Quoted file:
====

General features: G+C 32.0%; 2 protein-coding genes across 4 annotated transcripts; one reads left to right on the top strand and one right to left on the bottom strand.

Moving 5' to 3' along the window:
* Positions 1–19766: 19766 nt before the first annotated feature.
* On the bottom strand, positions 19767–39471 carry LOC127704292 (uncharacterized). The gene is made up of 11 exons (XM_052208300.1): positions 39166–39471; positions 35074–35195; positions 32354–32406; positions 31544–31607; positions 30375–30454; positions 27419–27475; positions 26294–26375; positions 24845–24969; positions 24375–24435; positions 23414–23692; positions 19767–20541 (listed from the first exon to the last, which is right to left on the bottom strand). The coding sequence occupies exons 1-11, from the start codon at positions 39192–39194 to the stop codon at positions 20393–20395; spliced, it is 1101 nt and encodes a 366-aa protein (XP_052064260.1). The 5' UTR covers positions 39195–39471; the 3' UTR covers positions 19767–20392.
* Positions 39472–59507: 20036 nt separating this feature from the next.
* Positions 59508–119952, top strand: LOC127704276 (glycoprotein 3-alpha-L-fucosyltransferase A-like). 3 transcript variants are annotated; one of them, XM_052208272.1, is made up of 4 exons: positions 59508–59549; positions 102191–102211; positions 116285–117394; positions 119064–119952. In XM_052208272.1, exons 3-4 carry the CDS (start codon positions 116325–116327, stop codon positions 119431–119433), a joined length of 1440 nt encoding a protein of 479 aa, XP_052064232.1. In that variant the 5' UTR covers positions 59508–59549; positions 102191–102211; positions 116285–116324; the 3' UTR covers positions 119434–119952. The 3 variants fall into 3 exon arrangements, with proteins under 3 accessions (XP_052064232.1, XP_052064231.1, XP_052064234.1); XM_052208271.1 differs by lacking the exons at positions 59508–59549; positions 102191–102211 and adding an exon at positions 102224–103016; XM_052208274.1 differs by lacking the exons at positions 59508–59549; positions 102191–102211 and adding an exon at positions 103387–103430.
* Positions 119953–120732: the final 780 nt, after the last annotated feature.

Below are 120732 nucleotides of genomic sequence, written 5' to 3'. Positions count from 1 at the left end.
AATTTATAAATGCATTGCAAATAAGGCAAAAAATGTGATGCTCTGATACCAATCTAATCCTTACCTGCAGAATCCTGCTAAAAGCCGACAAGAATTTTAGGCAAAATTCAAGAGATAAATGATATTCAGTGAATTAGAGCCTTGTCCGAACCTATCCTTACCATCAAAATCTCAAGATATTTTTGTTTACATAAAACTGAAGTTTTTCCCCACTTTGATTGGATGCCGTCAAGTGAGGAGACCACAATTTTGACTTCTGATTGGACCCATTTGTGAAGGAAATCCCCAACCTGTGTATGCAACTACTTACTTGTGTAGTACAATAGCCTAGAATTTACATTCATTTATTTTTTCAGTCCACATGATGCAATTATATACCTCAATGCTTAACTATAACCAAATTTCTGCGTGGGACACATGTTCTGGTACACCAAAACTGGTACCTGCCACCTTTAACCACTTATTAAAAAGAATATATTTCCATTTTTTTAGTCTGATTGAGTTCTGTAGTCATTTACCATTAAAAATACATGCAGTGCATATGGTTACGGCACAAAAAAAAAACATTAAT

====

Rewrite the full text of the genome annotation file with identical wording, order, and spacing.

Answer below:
General features: G+C 32.0%; 2 protein-coding genes across 4 annotated transcripts; one reads left to right on the top strand and one right to left on the bottom strand.

Moving 5' to 3' along the window:
* Positions 1–19766: 19766 nt before the first annotated feature.
* On the bottom strand, positions 19767–39471 carry LOC127704292 (uncharacterized). The gene is made up of 11 exons (XM_052208300.1): positions 39166–39471; positions 35074–35195; positions 32354–32406; positions 31544–31607; positions 30375–30454; positions 27419–27475; positions 26294–26375; positions 24845–24969; positions 24375–24435; positions 23414–23692; positions 19767–20541 (listed from the first exon to the last, which is right to left on the bottom strand). The coding sequence occupies exons 1-11, from the start codon at positions 39192–39194 to the stop codon at positions 20393–20395; spliced, it is 1101 nt and encodes a 366-aa protein (XP_052064260.1). The 5' UTR covers positions 39195–39471; the 3' UTR covers positions 19767–20392.
* Positions 39472–59507: 20036 nt separating this feature from the next.
* Positions 59508–119952, top strand: LOC127704276 (glycoprotein 3-alpha-L-fucosyltransferase A-like). 3 transcript variants are annotated; one of them, XM_052208272.1, is made up of 4 exons: positions 59508–59549; positions 102191–102211; positions 116285–117394; positions 119064–119952. In XM_052208272.1, exons 3-4 carry the CDS (start codon positions 116325–116327, stop codon positions 119431–119433), a joined length of 1440 nt encoding a protein of 479 aa, XP_052064232.1. In that variant the 5' UTR covers positions 59508–59549; positions 102191–102211; positions 116285–116324; the 3' UTR covers positions 119434–119952. The 3 variants fall into 3 exon arrangements, with proteins under 3 accessions (XP_052064232.1, XP_052064231.1, XP_052064234.1); XM_052208271.1 differs by lacking the exons at positions 59508–59549; positions 102191–102211 and adding an exon at positions 102224–103016; XM_052208274.1 differs by lacking the exons at positions 59508–59549; positions 102191–102211 and adding an exon at positions 103387–103430.
* Positions 119953–120732: the final 780 nt, after the last annotated feature.

Below are 120732 nucleotides of genomic sequence, written 5' to 3'. Positions count from 1 at the left end.
AATTTATAAATGCATTGCAAATAAGGCAAAAAATGTGATGCTCTGATACCAATCTAATCCTTACCTGCAGAATCCTGCTAAAAGCCGACAAGAATTTTAGGCAAAATTCAAGAGATAAATGATATTCAGTGAATTAGAGCCTTGTCCGAACCTATCCTTACCATCAAAATCTCAAGATATTTTTGTTTACATAAAACTGAAGTTTTTCCCCACTTTGATTGGATGCCGTCAAGTGAGGAGACCACAATTTTGACTTCTGATTGGACCCATTTGTGAAGGAAATCCCCAACCTGTGTATGCAACTACTTACTTGTGTAGTACAATAGCCTAGAATTTACATTCATTTATTTTTTCAGTCCACATGATGCAATTATATACCTCAATGCTTAACTATAACCAAATTTCTGCGTGGGACACATGTTCTGGTACACCAAAACTGGTACCTGCCACCTTTAACCACTTATTAAAAAGAATATATTTCCATTTTTTTAGTCTGATTGAGTTCTGTAGTCATTTACCATTAAAAATACATGCAGTGCATATGGTTACGGCACAAAAAAAAAACATTAAT